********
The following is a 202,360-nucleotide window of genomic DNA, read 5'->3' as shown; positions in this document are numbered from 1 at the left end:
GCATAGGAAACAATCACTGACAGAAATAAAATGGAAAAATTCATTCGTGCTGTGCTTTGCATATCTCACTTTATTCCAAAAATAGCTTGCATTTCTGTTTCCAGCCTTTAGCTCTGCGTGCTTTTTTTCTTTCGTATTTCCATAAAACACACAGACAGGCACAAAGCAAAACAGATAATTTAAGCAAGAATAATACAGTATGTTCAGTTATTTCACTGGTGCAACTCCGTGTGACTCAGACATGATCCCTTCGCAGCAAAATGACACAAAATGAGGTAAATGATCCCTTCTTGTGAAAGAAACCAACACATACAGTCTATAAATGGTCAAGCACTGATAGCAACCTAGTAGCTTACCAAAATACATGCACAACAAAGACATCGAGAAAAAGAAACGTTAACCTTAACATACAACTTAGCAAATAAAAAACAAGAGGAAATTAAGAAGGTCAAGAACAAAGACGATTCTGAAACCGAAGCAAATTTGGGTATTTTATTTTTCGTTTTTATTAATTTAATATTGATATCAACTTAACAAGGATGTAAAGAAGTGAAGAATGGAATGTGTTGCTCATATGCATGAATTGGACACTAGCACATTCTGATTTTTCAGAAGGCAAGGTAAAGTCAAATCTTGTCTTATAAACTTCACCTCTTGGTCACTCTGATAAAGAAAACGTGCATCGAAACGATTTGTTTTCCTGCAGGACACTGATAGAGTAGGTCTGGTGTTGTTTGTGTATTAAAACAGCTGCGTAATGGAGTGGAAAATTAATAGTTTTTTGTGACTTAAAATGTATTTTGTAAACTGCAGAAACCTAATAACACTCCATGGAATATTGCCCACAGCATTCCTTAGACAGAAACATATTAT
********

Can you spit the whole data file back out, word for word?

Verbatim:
The following is a 202,360-nucleotide window of genomic DNA, read 5'->3' as shown; positions in this document are numbered from 1 at the left end:
GCATAGGAAACAATCACTGACAGAAATAAAATGGAAAAATTCATTCGTGCTGTGCTTTGCATATCTCACTTTATTCCAAAAATAGCTTGCATTTCTGTTTCCAGCCTTTAGCTCTGCGTGCTTTTTTTCTTTCGTATTTCCATAAAACACACAGACAGGCACAAAGCAAAACAGATAATTTAAGCAAGAATAATACAGTATGTTCAGTTATTTCACTGGTGCAACTCCGTGTGACTCAGACATGATCCCTTCGCAGCAAAATGACACAAAATGAGGTAAATGATCCCTTCTTGTGAAAGAAACCAACACATACAGTCTATAAATGGTCAAGCACTGATAGCAACCTAGTAGCTTACCAAAATACATGCACAACAAAGACATCGAGAAAAAGAAACGTTAACCTTAACATACAACTTAGCAAATAAAAAACAAGAGGAAATTAAGAAGGTCAAGAACAAAGACGATTCTGAAACCGAAGCAAATTTGGGTATTTTATTTTTCGTTTTTATTAATTTAATATTGATATCAACTTAACAAGGATGTAAAGAAGTGAAGAATGGAATGTGTTGCTCATATGCATGAATTGGACACTAGCACATTCTGATTTTTCAGAAGGCAAGGTAAAGTCAAATCTTGTCTTATAAACTTCACCTCTTGGTCACTCTGATAAAGAAAACGTGCATCGAAACGATTTGTTTTCCTGCAGGACACTGATAGAGTAGGTCTGGTGTTGTTTGTGTATTAAAACAGCTGCGTAATGGAGTGGAAAATTAATAGTTTTTTGTGACTTAAAATGTATTTTGTAAACTGCAGAAACCTAATAACACTCCATGGAATATTGCCCACAGCATTCCTTAGACAGAAACATATTAT